Date of Award

12-2008

Degree Type

Dissertation

Degree Name

Doctor of Philosophy

Major

Educational Psychology and Research

Major Professor

John M. Peters

Committee Members

Trena Paulus, Mary Ziegler, Michael Keene

Abstract

This was an action research study examining 1) narratives community college writing students had about themselves as writers in a college-level writing course and 2) the connection between those narratives and student experience of collaborative learning activities. The study of narrative is particularly useful in determining how people make meaning of experiences in their lives.

The class utilized three types of teaching and learning to explore the writing process, including lecture, discussion groups and collaborative learning activities. Students and teacher used a social-constructionist approach to conversation that implemented a process of reflective dialogue about writing and writers' strategies.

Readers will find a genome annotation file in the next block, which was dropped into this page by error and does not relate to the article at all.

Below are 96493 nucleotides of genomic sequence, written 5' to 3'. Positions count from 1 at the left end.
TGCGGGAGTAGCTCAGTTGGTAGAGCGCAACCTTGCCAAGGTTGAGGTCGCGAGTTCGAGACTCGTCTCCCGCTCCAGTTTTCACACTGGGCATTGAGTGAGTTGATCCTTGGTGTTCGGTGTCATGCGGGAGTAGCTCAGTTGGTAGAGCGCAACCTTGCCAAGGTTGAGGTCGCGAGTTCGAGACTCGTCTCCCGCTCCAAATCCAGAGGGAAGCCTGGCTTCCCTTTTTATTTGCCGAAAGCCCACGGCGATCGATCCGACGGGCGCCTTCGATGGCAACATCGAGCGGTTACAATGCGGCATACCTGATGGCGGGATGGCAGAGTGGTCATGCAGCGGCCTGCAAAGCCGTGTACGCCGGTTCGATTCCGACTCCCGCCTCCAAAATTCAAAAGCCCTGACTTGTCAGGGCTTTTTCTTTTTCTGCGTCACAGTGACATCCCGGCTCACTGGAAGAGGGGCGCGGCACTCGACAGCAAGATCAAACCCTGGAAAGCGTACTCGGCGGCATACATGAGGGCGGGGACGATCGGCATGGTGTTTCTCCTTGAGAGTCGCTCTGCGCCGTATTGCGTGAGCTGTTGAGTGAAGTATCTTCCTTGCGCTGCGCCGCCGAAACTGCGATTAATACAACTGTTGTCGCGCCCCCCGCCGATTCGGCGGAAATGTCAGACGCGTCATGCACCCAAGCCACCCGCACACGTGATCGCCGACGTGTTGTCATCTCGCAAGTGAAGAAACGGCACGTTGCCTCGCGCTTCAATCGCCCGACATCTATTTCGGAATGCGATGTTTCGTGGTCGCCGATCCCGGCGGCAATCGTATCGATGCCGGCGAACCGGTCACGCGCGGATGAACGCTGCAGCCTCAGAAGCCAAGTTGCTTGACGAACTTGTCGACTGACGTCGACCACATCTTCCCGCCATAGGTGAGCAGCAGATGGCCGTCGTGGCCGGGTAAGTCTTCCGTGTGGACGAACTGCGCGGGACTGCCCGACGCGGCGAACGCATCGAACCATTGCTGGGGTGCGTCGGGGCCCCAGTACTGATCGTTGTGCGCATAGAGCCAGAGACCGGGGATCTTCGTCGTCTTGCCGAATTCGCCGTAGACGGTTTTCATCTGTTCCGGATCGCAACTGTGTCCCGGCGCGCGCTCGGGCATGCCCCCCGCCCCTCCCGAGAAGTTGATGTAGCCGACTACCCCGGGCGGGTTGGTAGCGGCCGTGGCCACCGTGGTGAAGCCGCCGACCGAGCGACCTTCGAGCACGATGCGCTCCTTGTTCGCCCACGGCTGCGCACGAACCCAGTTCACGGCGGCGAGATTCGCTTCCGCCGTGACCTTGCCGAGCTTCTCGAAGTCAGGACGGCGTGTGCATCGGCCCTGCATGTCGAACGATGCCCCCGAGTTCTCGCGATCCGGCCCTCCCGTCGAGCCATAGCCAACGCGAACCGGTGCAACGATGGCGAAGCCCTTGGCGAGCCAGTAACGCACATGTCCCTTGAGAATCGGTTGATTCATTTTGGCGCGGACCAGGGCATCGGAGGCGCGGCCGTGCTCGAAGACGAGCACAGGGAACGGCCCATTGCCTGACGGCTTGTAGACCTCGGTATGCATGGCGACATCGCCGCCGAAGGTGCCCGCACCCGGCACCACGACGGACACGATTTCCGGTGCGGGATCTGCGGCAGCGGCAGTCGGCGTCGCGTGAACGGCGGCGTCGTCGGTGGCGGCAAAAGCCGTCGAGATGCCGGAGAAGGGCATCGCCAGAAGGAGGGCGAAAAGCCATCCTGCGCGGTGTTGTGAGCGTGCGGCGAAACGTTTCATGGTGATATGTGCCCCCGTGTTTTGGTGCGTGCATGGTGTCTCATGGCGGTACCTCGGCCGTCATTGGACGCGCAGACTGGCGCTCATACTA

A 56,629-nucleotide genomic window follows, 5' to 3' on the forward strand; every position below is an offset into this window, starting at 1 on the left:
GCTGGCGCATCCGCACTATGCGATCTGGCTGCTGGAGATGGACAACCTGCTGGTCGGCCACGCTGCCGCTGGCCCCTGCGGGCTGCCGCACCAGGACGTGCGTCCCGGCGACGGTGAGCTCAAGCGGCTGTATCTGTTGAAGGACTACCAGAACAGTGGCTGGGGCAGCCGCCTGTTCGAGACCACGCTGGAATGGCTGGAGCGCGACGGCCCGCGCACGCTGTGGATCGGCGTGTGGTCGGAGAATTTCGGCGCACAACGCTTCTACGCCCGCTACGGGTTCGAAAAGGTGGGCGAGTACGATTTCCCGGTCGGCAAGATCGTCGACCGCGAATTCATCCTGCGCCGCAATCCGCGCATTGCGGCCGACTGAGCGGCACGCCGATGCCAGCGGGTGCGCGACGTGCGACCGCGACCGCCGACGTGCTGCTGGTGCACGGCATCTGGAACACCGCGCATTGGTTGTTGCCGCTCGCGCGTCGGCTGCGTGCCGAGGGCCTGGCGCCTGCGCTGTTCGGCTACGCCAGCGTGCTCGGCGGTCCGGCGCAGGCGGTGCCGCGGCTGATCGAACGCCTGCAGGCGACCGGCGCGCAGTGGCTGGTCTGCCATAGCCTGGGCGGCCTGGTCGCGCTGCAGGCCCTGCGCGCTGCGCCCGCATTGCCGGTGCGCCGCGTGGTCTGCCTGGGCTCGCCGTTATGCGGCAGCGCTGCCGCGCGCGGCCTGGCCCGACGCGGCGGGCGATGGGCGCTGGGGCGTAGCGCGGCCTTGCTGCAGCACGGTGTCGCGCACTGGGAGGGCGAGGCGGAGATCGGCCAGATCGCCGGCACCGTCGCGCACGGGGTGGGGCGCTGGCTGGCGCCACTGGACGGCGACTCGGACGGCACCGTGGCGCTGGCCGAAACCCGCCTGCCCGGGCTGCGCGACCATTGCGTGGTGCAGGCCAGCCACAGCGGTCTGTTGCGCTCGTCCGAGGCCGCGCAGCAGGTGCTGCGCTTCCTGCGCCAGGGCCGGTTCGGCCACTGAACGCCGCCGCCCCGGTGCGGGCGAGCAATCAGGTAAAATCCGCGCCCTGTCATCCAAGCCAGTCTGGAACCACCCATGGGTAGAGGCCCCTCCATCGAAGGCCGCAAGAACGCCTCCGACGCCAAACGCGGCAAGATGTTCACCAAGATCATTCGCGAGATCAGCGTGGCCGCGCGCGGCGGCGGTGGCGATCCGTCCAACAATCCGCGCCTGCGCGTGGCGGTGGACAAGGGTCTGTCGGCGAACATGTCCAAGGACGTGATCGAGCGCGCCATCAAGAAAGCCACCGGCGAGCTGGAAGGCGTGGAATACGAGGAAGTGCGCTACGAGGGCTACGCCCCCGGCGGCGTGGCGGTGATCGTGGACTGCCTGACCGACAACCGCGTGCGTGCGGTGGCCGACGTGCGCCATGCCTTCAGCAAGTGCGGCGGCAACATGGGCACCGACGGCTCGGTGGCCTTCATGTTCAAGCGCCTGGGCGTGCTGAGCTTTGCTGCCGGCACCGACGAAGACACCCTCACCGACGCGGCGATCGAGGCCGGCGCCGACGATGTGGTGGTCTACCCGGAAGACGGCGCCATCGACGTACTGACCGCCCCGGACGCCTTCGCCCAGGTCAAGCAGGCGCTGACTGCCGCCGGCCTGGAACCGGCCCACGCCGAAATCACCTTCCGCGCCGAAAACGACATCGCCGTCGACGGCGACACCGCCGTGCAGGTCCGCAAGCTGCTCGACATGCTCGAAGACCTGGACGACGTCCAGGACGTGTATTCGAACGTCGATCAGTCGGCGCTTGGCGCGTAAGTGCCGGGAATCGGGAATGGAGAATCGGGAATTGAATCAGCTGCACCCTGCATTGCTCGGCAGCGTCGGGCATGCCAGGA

At the end of the course, which began with thirty students, nineteen students out of twenty anonymously volunteered to participate in the study. A neutral third party randomly selected twelve names for final participation. The researcher conducted a phenomenological analysis of audio taped entrance and exit interviews of the twelve students. The study also utilized relevant examples from student journals and researcher field notes. Data analysis yielded themes that the researcher subjected to metaphorical analysis.

Findings revealed what narratives students had about themselves as writers upon entering and exiting the course. Results showed that using collaborative learning activities in the writing classroom influenced student narratives of themselves as writers. Students experienced interpersonal and technical gains from participation in social-constructionist-oriented classroom dialogue about writing and from certain, specific aspects of a learning environment that incorporated collaborative learning activities.

Conclusions linked the use of collaborative learning in the college writing classroom to the creation of a “novelesque” and process-oriented class experience that lent itself to the meaning-making of college writing. There were additional implications from this study concerning composition studies and student retention of college freshmen.

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